House passes bill barring spy agencies, law enforcement from buying Americans’ personal data

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The measure doesn’t have support from the Biden administration, which argues it threatens national security and worsens Americans’ privacy protections.

The House of Representatives on Wednesday approved a bill that would bar law enforcement and intelligence agencies from buying Americans’ location data and other personal information from commercial providers like data brokers.

The lower chamber voted 219-199 to advance the Fourth Amendment Is Not For Sale Act, which broadens the 1986 Stored Communications Act requiring law enforcement and the IC to seek a warrant before obtaining customer or subscriber data from a third party and designates any of that information as inadmissible evidence in a court proceeding.

The measure now goes to the Senate for votes before being sent to the White House. Sen. Ron Wyden, D-Ore., a privacy hawk who is running point on companion legislation, urged the high chamber to follow suit as soon as possible. 

The Biden administration strongly opposes the legislation on grounds that such commercially available information helps the U.S. stop cyberattacks, track fentanyl shipments and thwart terrorist activity, but the National Security Council declined to tell Nextgov/FCW whether President Joe Biden would veto it.

The bill “does not affect the ability of foreign adversaries or the private sector to obtain and use the same information, thus negating any privacy benefit to U.S. persons while threatening America’s national security,” the White House said Tuesday.

Intelligence agencies often purchase or obtain data to help complete mission objectives, which could include telemetry from computer logs or weather data publicly available online. But data purchases linked to platforms or apps where consumers legally but sometimes unknowingly give away their location information and other personal details when clicking ‘yes’ on user agreements have become a privacy ethics flashpoint.

Data brokers package those consumer data caches, selling them both to law enforcement and U.S. spy agencies, as well as other private sector purchasers. The dynamic has put the IC on thin ice with some lawmakers and privacy advocates who call it an end-run around the Fourth Amendment, which bars unreasonable searches and seizures.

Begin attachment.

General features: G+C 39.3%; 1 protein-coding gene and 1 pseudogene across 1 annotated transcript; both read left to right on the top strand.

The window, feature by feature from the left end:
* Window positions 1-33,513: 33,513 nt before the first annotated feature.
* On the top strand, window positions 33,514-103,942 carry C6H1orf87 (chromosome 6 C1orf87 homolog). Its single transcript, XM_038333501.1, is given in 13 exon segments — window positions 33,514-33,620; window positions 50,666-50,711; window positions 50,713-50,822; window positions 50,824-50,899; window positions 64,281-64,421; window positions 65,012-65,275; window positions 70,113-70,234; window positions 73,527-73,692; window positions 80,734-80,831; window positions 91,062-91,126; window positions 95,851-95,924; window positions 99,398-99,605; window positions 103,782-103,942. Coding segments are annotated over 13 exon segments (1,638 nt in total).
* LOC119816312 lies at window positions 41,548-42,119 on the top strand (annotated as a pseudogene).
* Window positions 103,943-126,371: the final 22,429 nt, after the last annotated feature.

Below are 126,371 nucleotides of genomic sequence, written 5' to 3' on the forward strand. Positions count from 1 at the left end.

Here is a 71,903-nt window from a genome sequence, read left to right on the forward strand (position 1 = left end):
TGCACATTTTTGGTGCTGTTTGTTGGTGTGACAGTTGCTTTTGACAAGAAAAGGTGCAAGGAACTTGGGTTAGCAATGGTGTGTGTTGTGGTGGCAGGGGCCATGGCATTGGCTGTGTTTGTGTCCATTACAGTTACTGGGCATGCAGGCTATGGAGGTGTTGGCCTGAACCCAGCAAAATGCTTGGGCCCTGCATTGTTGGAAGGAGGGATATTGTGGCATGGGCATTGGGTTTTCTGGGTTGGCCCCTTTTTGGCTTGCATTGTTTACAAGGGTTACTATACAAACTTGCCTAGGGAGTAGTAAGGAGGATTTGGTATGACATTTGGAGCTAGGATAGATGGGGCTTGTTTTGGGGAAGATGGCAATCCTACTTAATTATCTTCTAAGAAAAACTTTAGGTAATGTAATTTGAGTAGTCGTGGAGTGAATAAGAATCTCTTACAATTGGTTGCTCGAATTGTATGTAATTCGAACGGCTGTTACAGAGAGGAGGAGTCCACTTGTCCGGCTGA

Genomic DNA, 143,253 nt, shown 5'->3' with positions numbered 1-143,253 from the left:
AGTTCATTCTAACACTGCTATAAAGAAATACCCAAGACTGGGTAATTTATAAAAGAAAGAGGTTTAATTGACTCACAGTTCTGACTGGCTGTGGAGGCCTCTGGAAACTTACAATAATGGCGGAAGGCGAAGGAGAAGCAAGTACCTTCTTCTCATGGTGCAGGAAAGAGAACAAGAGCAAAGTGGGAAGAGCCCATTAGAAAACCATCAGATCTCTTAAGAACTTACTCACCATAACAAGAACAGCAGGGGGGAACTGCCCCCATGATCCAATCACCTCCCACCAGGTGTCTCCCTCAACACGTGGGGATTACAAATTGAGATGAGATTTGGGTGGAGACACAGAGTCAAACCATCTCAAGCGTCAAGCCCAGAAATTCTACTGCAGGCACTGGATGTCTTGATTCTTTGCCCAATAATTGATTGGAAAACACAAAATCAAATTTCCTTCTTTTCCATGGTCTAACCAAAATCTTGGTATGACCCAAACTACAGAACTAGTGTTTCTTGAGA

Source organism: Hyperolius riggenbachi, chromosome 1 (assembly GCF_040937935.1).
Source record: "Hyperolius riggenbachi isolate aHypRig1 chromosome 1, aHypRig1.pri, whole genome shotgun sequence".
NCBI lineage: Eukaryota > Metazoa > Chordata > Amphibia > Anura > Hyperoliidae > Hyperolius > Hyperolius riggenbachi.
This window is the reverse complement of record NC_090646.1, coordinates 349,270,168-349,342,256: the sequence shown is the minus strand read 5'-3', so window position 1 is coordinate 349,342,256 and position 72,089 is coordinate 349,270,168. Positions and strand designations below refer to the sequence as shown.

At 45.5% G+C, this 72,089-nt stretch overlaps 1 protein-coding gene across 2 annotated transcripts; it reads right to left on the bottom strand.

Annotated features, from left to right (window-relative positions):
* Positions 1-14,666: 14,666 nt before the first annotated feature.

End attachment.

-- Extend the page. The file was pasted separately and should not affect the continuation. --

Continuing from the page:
“The bill would prevent flagrant abuses of our privacy by government authorities in league with unscrupulous third-party data brokers,” said Jenna Ruddock, policy counsel at Free Press Action, a left-of-center group focused on media and democracy. “The privacy violations that flow from law-enforcement entities circumventing the Fourth Amendment undermine civil liberties, free expression and our ability to control what happens to our data.”

Lawmakers on both sides of the aisle sided with the administration, fearing the measure opens the door for potential security threats.

“Instead of rectifying past abuses, this legislation destroys credible surveillance efforts and severely hinders our ability to intercept threats to our country and communities before they occur,” said Rep. Greg Murphy, R-N.C., who sits on several House caucuses focused on military and national security.

A 2023 report from the Office of the Director of National Intelligence said that the IC frequently buys troves of Americans’ data with few checks and balances, and that use of such information without oversight presents a privacy threat. Some of those purchases have included social media data, it said at the time.

ODNI confirmed to Nextgov/FCW last week it is finalizing a framework aimed at helping IC operatives better gauge ethical considerations when they purchase commercial data.

A newly unveiled federal privacy proposal would require data brokers to add themselves to a Federal Trade Commission registry that publicly signals they are in the business of aggregating and selling data bundles. It would also include a ‘‘Do Not Collect’’ directive that allows individuals to request data brokers not hoover up and sell their information.